Even though you may not recognize the name Tamio Okuda, you’ve probably heard his music. Okuda is the Svengali behind the extraordinarily successful female duo Puffy, and his love for and deep knowledge of ’60s and ’70s rock comes through loud and clear with every Beatles riff and classic chord pattern in Puffy’s songs.
But at the same time Okuda has been piling up the cash thanks to his work as Puffy’s main producer and songwriter, he’s maintained his own career as a solo artist. His music is worlds away from the slick, preprocessed pap that plagues the J-pop charts. Instead, it’s warm and full of human emotion — fancy that! — and has a sly, gently ironic sensibility that’s refreshing.
Okuda first made a name for himself as a member of Unicorn, a five-man band that was one of Japan’s top acts in the late ’80s and early ’90s. At that time, he was already gaining attention as a talented songwriter, though it was only after Unicorn broke up in 1993 that Okuda began to come into his own.
But first, Okuda took some time off to pursue a newfound passion: fishing for black bass. Once he’d landed enough black bass, the musician decided he had other fish to fry.
In an inspired move, he convinced two women working at his management company’s office, Ami Ohnuki and Yumi Yoshimura, to form Puffy. Collaborating with American musician Andy Sturmer (of Jellyfish fame), Okuda molded Ami and Yumi into a performing unit and became their producer, songwriter, backing musician and overall creative guru. Puffy’s music was guitar-based and full of catchy hooks, offering a refreshing contrast to the techno sounds that dominated the charts in the mid-’90s.
In 1995 Okuda released his first solo album, “29,” which was — wait for it — his age at the time. The album was recorded in New York with American studio musicians, including famed keyboardist Bernie Worrell, who added a dash of that very retro instrument, the Mellotron, to “Musuko (Son).” Okuda’s inspired take on the classic rock and pop styles of the ’60s and ’70s reminds me of the way Karl Wallinger appropriates and mutates various musical forms in his outstanding “World Party” releases. One of my Japanese colleagues recently asked me what I thought of the way Okuda recycles Beatles riffs on some Puffy tunes, and I answered by saying that kind of thing is very different from an out-and-out copy — it’s simply a musical in-joke, a tribute to the great ones who have gone before.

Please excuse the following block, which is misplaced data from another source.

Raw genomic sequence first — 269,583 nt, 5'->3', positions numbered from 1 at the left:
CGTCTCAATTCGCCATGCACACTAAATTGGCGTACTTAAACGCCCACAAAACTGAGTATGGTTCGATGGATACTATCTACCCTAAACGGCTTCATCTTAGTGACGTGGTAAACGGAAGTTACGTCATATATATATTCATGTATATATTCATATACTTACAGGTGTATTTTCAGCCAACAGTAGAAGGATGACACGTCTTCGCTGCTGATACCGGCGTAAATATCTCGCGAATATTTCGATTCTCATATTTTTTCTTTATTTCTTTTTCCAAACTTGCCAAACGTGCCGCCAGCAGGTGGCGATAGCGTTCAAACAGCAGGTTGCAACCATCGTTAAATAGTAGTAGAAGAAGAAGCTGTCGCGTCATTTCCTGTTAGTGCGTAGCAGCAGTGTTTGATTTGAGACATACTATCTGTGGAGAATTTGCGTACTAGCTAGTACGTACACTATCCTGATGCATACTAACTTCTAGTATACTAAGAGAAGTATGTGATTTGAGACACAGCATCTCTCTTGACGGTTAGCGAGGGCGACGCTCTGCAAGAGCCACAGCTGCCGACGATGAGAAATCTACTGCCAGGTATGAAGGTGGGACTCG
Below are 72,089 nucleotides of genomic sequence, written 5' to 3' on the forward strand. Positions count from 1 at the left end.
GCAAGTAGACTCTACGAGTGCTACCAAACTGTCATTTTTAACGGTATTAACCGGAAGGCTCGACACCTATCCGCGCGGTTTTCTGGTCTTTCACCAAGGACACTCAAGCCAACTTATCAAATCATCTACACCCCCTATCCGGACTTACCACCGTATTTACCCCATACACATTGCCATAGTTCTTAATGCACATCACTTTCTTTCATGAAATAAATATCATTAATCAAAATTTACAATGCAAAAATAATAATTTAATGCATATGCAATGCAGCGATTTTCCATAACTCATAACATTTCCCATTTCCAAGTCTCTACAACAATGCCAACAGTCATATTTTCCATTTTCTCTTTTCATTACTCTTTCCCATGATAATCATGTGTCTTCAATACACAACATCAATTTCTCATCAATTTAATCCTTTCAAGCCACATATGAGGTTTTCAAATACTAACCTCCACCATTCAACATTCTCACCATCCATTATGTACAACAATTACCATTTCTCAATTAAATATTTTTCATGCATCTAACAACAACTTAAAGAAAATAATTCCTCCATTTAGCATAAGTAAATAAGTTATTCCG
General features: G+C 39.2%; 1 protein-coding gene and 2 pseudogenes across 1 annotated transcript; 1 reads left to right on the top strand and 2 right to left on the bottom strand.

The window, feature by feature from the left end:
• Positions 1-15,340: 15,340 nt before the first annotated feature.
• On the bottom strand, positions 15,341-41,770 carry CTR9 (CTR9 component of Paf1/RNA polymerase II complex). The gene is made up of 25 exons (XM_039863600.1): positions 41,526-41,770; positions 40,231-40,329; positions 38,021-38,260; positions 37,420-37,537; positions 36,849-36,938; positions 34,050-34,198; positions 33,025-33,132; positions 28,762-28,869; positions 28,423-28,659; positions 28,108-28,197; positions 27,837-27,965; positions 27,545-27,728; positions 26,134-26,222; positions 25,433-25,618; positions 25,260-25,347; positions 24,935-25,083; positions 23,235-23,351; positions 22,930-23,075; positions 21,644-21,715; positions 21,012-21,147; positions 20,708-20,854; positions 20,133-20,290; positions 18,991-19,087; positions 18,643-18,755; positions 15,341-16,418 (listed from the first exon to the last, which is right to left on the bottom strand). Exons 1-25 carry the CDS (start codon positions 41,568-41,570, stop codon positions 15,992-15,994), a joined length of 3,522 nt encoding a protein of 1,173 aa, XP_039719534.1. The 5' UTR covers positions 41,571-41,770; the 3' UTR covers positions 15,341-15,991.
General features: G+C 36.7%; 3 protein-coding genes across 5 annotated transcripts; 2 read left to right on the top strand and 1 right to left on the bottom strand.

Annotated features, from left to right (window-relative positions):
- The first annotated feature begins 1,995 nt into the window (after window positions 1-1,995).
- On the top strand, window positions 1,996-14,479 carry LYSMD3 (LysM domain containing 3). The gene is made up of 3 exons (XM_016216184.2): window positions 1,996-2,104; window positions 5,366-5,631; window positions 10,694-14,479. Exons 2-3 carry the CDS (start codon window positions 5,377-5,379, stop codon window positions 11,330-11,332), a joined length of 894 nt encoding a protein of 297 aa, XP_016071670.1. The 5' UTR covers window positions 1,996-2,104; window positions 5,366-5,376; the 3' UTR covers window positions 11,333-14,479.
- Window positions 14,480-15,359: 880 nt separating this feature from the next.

While his work with Puffy occasionally verges on parody, in his solo work, Okuda tends to wear his heart on his sleeve, expressing his emotions in an honest, gutsy way. For example, on “Musuko,” he sings about the love a father feels for his son in an unaffected, moving way. I guess you could call this the Japanese version of “dad-rock” — “oyaji-rock,” anyone?
Okuda followed “29” with “30” in November 1995, and the two companion albums cemented his status as one of J-pop’s most individual voices. The cover art for “30” included Okuda in full John Travolta “Saturday Night Fever” duds, which typifies Okuda’s slightly twisted, self-deprecating sense of humor.
In 1997, Okuda teamed up with veteran singer-songwriter Yousui Inoue to make an absolutely superlative album titled “Shopping.” The album gave Inoue a well-deserved career boost and put Okuda firmly among the greats in the Japanese rock pantheon. Their version of the Okuda-penned Puffy hit “Asia no Junshin (Pure Heart of Asia)” is miles better than the original as far as I’m concerned.
But for my money, the best track on “Shopping” is “2 Cars,” which featured a solo Okuda vocal. It’s a wistful, haunting song that on the surface is about, well, two cars driving along the expressway, but which may or may not have a subtext about the vagaries of human relationships. It’s that kind of subtle, nonliteralness that makes Okuda such an interesting songwriter.
Okuda continued to explore the automotive theme on an album he released this past January, “Car Songs of the Years,” which contained such offbeat gems as “And I Love Car” (cf. The Beatles’ “And I Love Her”), his rendition of the Puffy hit “Circuit no Musume (Circuit Girl)” and an inspired cover of the old chestnut “Sunny.”
On Oct. 24, Okuda released a new single, “Custom,” that continues the retro theme by employing that wonderfully out-of-date studio effect, the phase-shifter, which he uses to make great whooshes of sound. In anyone else’s hands, it would be an irritating distraction, but Okuda makes it work, probably because “Custom” is, like most of the stuff he writes, a damn good song. The Japanese music industry needs more inspired “oyaji” like Okuda if it’s to achieve its goal of selling more CDs to Japan’s middle-aged — and aging — listeners.